Karate Kid

STAND+READY+Kaneda+performs+the+%22unsu%22+kata+at+the+2012+Regional+Championships.+Unsu+is+one+of+the+most+advanced+katas.+
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Karate Kid

STAND READY Kaneda performs the

STAND READY Kaneda performs the "unsu" kata at the 2012 Regional Championships. Unsu is one of the most advanced katas.

STAND READY Kaneda performs the "unsu" kata at the 2012 Regional Championships. Unsu is one of the most advanced katas.

STAND READY Kaneda performs the "unsu" kata at the 2012 Regional Championships. Unsu is one of the most advanced katas.

Rhonda Mak

[dropcap1]F[/dropcap1]our gallon Ziploc bags full of sophomore Giselle Kaneda’s medals from competitions big and small sat on her family’s counter one Sunday afternoon.

“And that’s not even all of it!” her father David Kaneda said.

Standing at a mere 5’3’’, sophomore Giselle Kaneda weighs a little over a hundred pounds. She has highlighted streaks in her hair and likes science and history. She can also fight — and win.

STAND READY Kaneda performs the "unsu" kata at the 2012 Regional Championships. Unsu is one of the most advanced katas.

STAND READY Kaneda performs the “unsu” kata at the 2012 Regional Championships. Unsu is one of the most advanced katas. Photo used with permission of David Kaneda.

Giselle started karate at age five, encouraged by parents who wanted her to be able to protect herself in the future. Her father, who had also competed in karate, was her coach in the beginning, and before long it was her own passion for the sport that drove her to improve.

After winning the second competition she entered, Giselle and her parents noticed her potential. Like any kid with extracurriculars, Giselle resisted at first but became more willing to attend practices as she improved.

“It’s not the parents pushing them that is going to make them good,” David said. “Ultimately, it’s the kid themselves.”

Now that she realizes how accomplished she is at karate, Giselle’s parents need not push her to improve.

“I saw other people compete, and I thought, ‘Wow, that’s really cool. I wanna do that,’” Giselle said. So she did.

Since she first made the U.S. junior team at 12 years old in the two categories she competes in — kumite, a form of sparring, and kata, where she performs routines — Kaneda has been competing at an extremely high level and trains for hours every day to get to the next one. Just this past November she was part of the 28 member team that represented the United States in the World Junior Karate Championships.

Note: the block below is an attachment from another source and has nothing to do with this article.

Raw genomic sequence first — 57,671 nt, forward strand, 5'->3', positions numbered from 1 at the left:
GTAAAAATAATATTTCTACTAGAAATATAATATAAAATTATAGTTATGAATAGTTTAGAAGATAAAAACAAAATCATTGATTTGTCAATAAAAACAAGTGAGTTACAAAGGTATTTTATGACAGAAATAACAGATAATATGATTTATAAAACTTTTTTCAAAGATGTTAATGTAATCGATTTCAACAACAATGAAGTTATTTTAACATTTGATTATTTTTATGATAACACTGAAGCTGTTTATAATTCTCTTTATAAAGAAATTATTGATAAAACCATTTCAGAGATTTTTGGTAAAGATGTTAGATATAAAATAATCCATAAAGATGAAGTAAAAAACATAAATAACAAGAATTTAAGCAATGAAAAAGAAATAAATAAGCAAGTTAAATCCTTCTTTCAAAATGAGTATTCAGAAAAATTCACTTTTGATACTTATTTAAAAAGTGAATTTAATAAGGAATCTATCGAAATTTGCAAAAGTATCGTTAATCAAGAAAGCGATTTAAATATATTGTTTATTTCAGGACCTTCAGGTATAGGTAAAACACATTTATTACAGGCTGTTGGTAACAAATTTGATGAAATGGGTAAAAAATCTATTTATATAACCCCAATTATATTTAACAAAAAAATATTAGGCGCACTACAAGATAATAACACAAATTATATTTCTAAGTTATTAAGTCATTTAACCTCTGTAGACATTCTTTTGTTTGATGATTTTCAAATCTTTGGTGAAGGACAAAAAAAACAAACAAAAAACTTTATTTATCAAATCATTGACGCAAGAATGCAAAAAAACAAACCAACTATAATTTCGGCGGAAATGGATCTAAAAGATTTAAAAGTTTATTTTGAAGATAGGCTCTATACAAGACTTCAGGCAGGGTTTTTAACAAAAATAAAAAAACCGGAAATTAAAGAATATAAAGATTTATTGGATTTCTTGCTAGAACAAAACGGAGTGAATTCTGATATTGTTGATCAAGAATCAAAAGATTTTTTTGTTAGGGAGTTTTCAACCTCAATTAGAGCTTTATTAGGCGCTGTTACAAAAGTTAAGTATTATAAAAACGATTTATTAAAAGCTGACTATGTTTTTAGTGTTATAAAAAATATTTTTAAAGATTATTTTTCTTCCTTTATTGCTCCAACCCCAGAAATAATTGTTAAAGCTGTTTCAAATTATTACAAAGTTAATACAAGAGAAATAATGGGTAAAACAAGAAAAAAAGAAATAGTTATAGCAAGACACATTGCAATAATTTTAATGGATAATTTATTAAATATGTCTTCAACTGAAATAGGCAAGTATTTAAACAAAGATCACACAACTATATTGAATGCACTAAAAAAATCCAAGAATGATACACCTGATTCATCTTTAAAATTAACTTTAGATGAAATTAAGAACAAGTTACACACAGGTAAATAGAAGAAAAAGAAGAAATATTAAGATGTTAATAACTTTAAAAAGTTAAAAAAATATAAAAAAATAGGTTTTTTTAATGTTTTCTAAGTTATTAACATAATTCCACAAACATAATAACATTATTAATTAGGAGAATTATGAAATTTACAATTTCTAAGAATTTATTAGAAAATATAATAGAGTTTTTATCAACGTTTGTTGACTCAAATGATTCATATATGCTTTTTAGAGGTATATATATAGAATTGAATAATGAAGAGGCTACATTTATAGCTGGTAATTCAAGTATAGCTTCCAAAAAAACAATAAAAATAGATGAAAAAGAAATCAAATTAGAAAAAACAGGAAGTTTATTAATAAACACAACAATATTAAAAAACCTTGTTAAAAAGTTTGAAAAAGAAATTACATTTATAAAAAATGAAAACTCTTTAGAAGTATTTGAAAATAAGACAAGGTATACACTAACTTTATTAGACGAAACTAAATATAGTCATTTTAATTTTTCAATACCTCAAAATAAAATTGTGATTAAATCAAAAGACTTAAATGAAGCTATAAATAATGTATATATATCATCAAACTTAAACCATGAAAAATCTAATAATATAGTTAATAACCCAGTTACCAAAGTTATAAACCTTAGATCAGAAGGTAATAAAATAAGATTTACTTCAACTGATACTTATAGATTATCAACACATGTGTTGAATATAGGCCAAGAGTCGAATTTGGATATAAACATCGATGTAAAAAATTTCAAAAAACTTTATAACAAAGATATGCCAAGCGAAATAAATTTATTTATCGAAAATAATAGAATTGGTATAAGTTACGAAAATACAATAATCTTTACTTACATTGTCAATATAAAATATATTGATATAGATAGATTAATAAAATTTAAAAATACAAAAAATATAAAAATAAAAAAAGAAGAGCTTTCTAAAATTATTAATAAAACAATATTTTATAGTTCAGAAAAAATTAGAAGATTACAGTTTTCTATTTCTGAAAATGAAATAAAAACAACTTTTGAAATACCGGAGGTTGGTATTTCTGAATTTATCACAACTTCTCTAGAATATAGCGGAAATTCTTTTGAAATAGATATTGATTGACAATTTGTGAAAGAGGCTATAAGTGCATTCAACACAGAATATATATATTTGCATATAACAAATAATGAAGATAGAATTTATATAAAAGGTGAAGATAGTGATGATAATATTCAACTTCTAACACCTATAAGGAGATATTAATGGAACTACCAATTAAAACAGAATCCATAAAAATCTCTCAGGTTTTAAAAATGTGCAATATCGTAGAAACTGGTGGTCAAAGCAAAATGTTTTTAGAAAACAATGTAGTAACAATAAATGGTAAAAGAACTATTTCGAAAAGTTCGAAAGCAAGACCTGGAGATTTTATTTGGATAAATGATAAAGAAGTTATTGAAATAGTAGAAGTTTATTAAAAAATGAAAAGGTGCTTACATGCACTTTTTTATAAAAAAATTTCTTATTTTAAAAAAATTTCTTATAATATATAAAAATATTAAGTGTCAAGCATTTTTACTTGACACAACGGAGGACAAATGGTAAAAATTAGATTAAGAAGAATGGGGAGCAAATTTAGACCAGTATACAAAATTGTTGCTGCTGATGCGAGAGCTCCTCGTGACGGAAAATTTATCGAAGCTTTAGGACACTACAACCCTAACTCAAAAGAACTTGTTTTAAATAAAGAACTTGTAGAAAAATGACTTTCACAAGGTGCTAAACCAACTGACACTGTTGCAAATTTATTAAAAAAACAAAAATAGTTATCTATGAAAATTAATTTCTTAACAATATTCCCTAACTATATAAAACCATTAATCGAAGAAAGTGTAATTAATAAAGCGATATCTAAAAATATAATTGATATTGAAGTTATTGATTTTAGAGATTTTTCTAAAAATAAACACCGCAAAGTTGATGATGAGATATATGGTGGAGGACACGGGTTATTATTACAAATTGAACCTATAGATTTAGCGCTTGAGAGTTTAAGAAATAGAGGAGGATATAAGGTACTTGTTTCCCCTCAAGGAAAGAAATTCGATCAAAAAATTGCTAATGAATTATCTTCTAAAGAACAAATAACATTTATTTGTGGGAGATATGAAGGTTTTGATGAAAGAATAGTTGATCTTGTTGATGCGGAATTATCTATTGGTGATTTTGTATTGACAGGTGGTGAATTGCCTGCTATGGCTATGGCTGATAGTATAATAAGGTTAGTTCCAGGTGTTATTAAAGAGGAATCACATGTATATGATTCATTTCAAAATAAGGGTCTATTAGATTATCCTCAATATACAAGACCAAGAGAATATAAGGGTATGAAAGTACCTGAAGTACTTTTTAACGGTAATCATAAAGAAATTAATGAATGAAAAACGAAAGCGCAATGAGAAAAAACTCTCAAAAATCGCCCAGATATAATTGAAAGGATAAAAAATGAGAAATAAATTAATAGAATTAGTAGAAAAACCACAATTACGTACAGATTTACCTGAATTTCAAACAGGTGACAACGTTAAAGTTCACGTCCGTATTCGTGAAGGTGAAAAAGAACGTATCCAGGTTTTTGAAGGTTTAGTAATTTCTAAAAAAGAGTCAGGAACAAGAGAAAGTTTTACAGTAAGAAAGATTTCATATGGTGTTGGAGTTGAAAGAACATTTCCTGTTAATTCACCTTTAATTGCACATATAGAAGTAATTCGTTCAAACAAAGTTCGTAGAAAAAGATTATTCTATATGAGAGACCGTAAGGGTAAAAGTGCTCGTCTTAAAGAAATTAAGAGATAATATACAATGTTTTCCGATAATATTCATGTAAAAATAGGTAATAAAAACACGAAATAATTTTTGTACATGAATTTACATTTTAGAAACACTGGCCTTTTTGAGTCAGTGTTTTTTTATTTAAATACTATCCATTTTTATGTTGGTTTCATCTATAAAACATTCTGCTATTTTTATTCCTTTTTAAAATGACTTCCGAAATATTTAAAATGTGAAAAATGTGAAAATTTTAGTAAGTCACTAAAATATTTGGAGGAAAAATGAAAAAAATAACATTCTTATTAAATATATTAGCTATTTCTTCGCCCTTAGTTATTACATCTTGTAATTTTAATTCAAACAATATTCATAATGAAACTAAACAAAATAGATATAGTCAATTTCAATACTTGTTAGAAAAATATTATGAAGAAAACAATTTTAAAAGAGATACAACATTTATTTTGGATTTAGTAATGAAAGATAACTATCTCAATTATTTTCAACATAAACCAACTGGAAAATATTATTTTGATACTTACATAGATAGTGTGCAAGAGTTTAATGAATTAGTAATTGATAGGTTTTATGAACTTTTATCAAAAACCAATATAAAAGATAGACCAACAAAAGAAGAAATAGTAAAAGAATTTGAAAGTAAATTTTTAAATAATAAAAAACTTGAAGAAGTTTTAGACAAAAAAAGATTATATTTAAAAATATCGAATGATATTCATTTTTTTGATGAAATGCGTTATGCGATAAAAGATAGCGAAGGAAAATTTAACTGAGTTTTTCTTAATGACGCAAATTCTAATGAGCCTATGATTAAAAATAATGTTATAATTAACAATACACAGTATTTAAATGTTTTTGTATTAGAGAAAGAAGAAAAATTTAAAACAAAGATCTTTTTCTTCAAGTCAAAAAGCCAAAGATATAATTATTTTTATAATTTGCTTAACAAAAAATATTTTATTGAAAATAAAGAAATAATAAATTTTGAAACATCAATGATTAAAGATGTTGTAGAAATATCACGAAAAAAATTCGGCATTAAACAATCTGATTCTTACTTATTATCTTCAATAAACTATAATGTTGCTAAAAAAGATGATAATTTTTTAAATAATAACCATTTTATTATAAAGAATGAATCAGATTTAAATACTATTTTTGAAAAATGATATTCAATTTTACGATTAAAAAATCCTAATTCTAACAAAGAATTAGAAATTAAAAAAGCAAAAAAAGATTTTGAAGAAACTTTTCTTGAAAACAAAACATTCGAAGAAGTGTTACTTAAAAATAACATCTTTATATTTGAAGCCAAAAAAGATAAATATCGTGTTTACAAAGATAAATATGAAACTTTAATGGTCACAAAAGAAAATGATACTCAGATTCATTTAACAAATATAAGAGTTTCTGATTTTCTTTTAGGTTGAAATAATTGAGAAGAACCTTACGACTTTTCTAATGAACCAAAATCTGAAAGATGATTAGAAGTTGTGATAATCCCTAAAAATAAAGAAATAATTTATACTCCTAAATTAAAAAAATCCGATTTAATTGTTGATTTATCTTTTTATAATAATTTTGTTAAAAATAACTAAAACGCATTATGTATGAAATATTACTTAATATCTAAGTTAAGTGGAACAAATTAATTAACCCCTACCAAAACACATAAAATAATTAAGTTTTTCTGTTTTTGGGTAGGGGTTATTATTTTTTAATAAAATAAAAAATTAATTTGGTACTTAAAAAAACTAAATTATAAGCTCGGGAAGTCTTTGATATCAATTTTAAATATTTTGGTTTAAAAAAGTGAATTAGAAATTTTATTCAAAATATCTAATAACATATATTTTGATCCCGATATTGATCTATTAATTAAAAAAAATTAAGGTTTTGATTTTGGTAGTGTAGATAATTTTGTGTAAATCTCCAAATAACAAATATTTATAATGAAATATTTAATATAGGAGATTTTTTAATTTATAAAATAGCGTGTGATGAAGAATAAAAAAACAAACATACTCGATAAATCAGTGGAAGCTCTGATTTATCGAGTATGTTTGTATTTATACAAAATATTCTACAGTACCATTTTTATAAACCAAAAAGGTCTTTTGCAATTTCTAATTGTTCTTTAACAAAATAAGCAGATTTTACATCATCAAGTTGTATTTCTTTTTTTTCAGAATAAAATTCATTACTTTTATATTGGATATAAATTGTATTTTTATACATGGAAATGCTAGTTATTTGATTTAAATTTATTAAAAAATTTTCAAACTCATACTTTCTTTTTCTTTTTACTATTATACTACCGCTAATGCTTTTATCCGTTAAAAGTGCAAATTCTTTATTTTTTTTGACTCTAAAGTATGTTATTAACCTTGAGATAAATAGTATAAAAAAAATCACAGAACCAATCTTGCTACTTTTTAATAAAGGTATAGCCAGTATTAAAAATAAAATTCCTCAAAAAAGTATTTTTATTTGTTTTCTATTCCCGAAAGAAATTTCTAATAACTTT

Kaneda and her brother Aaron show off the awards they won at the 2012 US Open.

Kaneda and her brother Aaron show off the awards they won at the 2012 US Open. Photo used with permission of David Kaneda.

Giselle’s journey was not without fault. Her mother, Stephania Kaneda recalls a particular competition in Las Vegas with a little laugh. Giselle had to perform a kata routine that was normally very long, but she had finished rather quickly. Everyone, including the referee, had thought she had done the routine extremely fast, but the truth was Giselle had skipped over an entire section of the routine. Despite all of this, she still won the silver medal.

“That’s not memorable, that’s just depressing!” Giselle said as her mother continued to laugh.

According to Stephania, karate is different from sports like football or soccer in that colleges do not offer scholarships or scout for it.

“There’s no grand plan to let her go to college for free,” Stephania said. Despite this, Giselle pushes herself anyway. Training for and competing in competitions takes up much of Kaneda’s time, so much that balancing sport and school is a large challenge even when motivated.

“It’s worth it, though,” Giselle said. “It’s fun when you make friends — you see the same people at tournaments. It’s like another social circle.”

During breaks from school, Giselle trains every day for six to eight hours, ending the day so exhausted that she can’t do much more than eat and sleep. She missed a week of school to represent the United States in the World Junior Karate Championships in Madrid this past November, during which each day leading up to the competition was the same: wake up, have a team meeting, practice, break, practice, eat a team dinner and go to bed.

“That’s not something someone can make themselves do if they don’t have the self-motivation,” Stephania said.

And self-motivation is something Giselle has in abundance. Without parental pressure or the promise of college scholarships, Giselle’s impetus is her own, genuine passion for karate. Starting at such an early age and being coached by her own father instilled a love that their whole family shares. Even their pet Shiba Inu is even named after a karate term: Kachi. It means “victory.”